Review: Touchkraft Auris
Kickstarter projects are always a mixed bag, as you give an unknown vendor money in hopes of a project coming to fruition as described. On top of that, you’re not actually buying the product, but giving money to support its development, often in exchange for a final version as a “reward”. This model has worked well for many (just ask the guys at Studio Neat), and once products actually become successful, they can sustain an enterprise enough to be sold and manufactured via traditional means. Such is the case with Touchkraft’s Auris, a product I initially became interested when I was trying to find a better way to integrate my iPhone 4 in my car. After some changes from the initial deign, the Auris will now be available to the general public for $40.
Available in black or white, the Auris is a essentially a small Bluetooth audio receiver. Powered by a 250mAh rechargeable battery (12 hours in use, 10 days in standby) or a 30-pin Dock Connector, the Auris receives audio through a Bluetooth connection with a smartphone, tablet, or computer, and outputs audio through either the aforementioned Dock Connector or a 3.5mm line-level jack. What this means is the Auris is quite flexible—the idea was originally for repurposing speaker docks or iPod-integrated car systems for wireless use, but thanks to the Lightning connector, any “obsolete” accessory can be used with a brand-new iOS device. The line-out jack also allows the Auris to receive audio and send it to a set of computer speakers or audio receiver.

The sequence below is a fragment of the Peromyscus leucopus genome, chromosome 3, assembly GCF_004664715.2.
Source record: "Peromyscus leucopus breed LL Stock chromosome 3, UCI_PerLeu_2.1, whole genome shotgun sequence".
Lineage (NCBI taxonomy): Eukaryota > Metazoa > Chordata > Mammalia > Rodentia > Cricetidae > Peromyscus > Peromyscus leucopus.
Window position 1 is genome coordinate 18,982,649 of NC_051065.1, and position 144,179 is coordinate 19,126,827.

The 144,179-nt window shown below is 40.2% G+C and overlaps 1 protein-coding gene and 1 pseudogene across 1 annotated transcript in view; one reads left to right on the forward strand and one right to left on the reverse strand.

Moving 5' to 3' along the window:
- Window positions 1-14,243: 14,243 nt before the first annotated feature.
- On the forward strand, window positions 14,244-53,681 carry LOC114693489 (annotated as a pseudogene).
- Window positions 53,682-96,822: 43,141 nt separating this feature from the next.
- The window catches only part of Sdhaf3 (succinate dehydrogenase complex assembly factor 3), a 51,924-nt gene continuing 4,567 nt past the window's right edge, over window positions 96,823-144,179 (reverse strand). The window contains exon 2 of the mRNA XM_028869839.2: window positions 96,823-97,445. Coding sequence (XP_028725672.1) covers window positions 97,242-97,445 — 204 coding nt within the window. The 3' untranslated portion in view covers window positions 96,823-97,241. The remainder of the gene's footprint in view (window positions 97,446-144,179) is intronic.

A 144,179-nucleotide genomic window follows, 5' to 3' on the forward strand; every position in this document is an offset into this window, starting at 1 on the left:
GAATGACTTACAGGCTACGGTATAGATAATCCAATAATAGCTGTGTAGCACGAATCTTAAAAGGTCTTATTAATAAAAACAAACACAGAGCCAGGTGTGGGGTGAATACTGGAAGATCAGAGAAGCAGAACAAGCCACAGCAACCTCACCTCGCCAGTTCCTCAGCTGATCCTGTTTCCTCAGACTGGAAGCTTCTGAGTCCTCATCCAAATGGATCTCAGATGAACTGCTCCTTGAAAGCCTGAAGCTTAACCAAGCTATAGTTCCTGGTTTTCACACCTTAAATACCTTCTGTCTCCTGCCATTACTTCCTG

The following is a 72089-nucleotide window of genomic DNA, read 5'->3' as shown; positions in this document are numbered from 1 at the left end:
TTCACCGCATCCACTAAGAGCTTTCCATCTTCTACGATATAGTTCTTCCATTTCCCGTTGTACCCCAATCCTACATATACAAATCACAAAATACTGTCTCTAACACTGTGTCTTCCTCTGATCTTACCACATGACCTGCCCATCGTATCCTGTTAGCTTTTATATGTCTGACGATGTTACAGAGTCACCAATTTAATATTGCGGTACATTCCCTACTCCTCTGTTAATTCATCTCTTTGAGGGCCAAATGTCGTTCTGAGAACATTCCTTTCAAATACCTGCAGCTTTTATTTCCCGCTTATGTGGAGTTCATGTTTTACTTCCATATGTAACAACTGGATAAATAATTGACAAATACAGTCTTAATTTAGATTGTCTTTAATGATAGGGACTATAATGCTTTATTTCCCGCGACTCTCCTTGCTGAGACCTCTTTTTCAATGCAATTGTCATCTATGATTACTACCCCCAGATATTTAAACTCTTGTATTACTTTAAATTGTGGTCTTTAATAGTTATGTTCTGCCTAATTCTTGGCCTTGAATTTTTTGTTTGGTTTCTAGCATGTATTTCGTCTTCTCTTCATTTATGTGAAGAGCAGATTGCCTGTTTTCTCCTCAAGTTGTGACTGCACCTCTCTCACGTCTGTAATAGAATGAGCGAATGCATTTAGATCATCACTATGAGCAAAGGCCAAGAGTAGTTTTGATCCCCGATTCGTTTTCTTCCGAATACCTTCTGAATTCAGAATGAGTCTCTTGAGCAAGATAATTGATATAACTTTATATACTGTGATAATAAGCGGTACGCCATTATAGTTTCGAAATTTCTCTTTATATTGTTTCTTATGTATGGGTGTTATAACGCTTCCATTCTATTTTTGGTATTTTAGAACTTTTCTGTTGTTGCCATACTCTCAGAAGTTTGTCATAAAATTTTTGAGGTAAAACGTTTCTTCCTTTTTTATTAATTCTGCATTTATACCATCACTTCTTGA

Initially, the Auris started life as a battery-less, Dock Connector-only product, but there was a point where Touchkraft wanted to offer a bit more flexibility and set it apart from the already high number of similar products that have appeared over the last few months. In addition to the design change, the Auris also gained a microphone and lower-powered Bluetooth 4.0. The microphone change is both good and bad—just about anything can become a speakerphone and this creates a complete system for those who have cars without a Bluetooth speakerphone. Bluetooth 4.0 is backwards-compatible, so if you have a device that doesn’t support it, it will still work, just not take advantage of new features, such as lower power consumption, quicker connections, better latency, and the aptX codec, which is designed to improve audio quality.